ISSN (Print) - 0012-9976 | ISSN (Online) - 2349-8846

Dalit PoliticsSubscribe to Dalit Politics

‘New’ Dalit Women and Their ‘Improper’ Politics

Dalit Women: Vanguard of an Alternative Politics in India edited by S Anandhi and Karin Kapadia, Oxon and New York: Routledge, 2017; pp xviii + 350, ₹995.

Dalit Politics in India

Dalit political parties in North and Central India have overwhelmingly pursued an agenda of recognition, calling for equal respect, rather than one of redistribution. While this has improved the social and economic standing of Dalits better situated in terms of class, it has failed to substantively improve the lives of the majority of Dalits. Ultimately, Dalits' quest for equal treatment will be limited so long as it lacks a redistributive politics that addresses exploitative economic relations.

Left-liberalism and Caste Politics

Whether it is dalit politics or feminist struggles, more and more analysts are focusing on the realm of embodied experience involving groups rather than on abstract rationalist theory involving individuals. The obvious question is: can communities, like caste groups, be viewed as legitimate categories within the framework of liberal modernity? This essay explores the idea that group-centred 'embodied experience' may be no more than a phantom category. The emergence of this third category in order to bypass the tradition-modernity or communalism-secularism dyad, may turn out to be without much substance.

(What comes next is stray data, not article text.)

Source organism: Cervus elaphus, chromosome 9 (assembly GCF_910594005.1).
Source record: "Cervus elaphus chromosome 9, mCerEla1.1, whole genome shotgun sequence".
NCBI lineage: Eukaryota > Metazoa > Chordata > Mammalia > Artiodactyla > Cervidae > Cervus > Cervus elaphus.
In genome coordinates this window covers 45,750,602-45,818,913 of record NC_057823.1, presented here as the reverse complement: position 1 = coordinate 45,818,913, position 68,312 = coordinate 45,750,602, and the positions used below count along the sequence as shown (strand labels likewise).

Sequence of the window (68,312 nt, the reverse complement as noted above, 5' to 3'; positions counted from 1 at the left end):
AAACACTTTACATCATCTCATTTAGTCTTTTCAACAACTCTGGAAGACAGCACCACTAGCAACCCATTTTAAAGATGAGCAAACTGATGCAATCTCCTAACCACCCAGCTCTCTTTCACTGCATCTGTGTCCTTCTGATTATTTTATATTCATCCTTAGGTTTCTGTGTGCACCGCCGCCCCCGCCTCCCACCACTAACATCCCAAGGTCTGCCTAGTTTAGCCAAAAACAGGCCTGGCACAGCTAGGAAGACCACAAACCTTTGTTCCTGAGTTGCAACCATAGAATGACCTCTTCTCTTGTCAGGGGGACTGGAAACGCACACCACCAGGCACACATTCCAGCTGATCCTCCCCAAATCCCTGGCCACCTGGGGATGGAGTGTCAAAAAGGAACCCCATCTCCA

The Race for Caste

Until now, in international conferences on apartheid and racism India saw itself as a fighter of freedom and was the official advocate condemning racism, colonialism, apartheid. Suddenly this great role is being threatened, and from within. India is being condemned in the name of universal freedoms as a violator and for what we all along glibly thought was 'an internal affair', caste. Why is caste like race? What are the claims for entry and the objections? What is the method and manner of the argument? And will the move to get caste discrimination to be read as racial discrimination succeed as politics?
Back to Top